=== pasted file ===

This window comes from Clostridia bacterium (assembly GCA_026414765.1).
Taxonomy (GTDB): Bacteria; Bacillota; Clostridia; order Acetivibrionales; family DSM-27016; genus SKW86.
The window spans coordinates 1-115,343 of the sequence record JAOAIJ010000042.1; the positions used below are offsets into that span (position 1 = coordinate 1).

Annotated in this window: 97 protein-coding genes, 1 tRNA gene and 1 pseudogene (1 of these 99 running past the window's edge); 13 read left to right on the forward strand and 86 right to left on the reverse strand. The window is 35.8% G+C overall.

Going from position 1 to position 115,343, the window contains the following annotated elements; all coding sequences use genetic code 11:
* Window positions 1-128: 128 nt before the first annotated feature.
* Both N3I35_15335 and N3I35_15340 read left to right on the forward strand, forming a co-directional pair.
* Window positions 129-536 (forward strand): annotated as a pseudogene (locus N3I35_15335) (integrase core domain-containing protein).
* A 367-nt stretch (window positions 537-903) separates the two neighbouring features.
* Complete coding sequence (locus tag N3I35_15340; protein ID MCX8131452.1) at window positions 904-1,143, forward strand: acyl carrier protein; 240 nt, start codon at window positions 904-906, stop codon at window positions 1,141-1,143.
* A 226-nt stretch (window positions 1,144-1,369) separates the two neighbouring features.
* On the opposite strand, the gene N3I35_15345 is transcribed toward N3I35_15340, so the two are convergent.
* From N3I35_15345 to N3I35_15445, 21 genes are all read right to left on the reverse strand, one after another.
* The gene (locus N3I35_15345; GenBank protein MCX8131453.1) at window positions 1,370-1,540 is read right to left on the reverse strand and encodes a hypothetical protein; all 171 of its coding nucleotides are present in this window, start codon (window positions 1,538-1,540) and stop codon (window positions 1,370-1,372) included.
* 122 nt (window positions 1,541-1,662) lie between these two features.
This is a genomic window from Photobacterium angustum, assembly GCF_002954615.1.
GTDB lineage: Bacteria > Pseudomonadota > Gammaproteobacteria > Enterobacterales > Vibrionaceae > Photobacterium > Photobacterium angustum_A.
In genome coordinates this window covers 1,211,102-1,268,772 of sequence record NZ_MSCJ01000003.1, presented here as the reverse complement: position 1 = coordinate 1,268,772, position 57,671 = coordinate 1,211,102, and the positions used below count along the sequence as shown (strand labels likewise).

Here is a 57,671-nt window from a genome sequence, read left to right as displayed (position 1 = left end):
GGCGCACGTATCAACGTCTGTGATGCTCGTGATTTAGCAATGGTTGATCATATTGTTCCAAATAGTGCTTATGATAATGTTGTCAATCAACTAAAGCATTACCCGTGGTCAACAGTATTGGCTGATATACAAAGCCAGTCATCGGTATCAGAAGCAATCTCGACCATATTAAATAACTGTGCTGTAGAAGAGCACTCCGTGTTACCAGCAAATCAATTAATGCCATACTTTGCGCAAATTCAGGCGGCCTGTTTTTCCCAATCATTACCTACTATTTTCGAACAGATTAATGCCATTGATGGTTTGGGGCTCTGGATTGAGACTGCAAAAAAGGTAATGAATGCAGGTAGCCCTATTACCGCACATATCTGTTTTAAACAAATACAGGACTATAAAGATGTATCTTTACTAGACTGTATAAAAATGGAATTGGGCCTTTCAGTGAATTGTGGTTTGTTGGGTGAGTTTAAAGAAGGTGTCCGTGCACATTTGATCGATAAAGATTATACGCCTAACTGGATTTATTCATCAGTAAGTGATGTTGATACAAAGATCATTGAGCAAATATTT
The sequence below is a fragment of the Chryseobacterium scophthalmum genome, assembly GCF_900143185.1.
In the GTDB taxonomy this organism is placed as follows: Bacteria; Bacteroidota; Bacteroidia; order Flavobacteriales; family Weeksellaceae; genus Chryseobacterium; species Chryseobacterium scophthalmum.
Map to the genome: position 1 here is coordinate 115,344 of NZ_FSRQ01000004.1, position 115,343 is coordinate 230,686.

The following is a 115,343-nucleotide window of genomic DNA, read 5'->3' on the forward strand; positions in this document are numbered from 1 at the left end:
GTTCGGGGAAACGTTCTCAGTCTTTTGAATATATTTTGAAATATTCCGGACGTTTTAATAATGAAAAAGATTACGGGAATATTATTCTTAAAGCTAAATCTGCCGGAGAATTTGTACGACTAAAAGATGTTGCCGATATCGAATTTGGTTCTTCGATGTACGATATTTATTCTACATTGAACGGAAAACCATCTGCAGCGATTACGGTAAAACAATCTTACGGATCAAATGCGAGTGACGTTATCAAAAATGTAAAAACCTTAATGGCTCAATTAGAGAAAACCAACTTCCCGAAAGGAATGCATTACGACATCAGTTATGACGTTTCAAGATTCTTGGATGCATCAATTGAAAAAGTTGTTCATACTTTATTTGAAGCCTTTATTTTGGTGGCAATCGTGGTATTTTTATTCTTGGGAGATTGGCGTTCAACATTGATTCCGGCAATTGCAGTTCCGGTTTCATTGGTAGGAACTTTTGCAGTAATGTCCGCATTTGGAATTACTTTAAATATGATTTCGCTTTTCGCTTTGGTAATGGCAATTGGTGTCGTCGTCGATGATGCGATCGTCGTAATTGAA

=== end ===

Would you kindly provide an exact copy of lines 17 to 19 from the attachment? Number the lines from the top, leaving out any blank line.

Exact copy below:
GTDB lineage: Bacteria > Pseudomonadota > Gammaproteobacteria > Enterobacterales > Vibrionaceae > Photobacterium > Photobacterium angustum_A.
In genome coordinates this window covers 1,211,102-1,268,772 of sequence record NZ_MSCJ01000003.1, presented here as the reverse complement: position 1 = coordinate 1,268,772, position 57,671 = coordinate 1,211,102, and the positions used below count along the sequence as shown (strand labels likewise).

Here is a 57,671-nt window from a genome sequence, read left to right as displayed (position 1 = left end):